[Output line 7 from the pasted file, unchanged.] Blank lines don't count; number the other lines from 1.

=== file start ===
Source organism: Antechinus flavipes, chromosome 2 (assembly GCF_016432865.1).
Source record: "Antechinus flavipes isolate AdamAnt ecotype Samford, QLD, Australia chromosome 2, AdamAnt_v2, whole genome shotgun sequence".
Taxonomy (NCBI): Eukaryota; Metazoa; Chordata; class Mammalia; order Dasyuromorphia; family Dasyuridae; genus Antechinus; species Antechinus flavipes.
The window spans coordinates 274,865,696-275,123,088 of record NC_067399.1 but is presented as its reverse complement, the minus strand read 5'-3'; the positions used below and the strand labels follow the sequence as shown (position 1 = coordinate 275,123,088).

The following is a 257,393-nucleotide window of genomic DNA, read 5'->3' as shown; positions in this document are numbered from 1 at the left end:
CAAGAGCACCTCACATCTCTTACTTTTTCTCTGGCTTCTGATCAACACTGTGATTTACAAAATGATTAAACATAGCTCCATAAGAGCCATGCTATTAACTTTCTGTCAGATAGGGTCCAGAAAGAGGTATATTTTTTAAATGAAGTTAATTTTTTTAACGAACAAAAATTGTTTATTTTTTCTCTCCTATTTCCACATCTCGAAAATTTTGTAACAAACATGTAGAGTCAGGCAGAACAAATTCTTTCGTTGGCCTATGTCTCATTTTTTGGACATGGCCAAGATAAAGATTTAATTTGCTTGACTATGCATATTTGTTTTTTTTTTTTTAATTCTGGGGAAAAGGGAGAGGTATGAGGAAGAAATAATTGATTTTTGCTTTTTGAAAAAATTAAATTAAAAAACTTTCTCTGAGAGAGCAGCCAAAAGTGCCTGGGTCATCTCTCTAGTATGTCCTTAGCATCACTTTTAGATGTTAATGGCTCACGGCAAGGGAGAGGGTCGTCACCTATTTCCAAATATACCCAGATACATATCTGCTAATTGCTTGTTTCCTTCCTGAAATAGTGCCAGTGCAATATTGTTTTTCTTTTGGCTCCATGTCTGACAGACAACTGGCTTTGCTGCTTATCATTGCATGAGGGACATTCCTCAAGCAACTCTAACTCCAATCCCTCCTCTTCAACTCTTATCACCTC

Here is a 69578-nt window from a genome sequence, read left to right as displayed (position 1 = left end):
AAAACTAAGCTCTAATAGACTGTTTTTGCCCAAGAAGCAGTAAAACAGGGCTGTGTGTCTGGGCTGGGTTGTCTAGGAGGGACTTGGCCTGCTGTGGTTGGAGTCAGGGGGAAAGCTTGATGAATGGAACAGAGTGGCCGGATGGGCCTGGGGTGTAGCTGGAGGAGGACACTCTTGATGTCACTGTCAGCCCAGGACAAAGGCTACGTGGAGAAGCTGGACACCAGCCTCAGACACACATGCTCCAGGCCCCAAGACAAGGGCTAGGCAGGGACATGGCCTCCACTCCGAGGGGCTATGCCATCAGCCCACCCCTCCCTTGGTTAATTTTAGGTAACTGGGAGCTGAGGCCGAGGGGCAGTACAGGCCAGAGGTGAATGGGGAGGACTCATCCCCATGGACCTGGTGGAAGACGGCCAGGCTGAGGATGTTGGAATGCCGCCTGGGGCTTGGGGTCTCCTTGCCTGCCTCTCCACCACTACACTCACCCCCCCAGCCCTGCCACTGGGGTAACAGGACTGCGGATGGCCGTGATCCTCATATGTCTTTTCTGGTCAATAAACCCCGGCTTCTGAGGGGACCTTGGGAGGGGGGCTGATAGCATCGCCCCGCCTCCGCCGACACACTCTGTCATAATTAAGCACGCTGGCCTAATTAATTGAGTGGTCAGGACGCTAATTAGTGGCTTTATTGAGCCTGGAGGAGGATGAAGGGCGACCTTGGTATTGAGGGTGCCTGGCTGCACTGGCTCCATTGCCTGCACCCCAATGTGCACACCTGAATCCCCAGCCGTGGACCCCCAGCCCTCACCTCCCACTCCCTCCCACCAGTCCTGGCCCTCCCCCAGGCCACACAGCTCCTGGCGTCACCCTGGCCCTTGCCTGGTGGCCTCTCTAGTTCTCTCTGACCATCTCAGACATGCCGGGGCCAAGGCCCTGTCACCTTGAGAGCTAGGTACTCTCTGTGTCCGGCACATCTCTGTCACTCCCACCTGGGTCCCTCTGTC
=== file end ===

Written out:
Here is a 69578-nt window from a genome sequence, read left to right as displayed (position 1 = left end):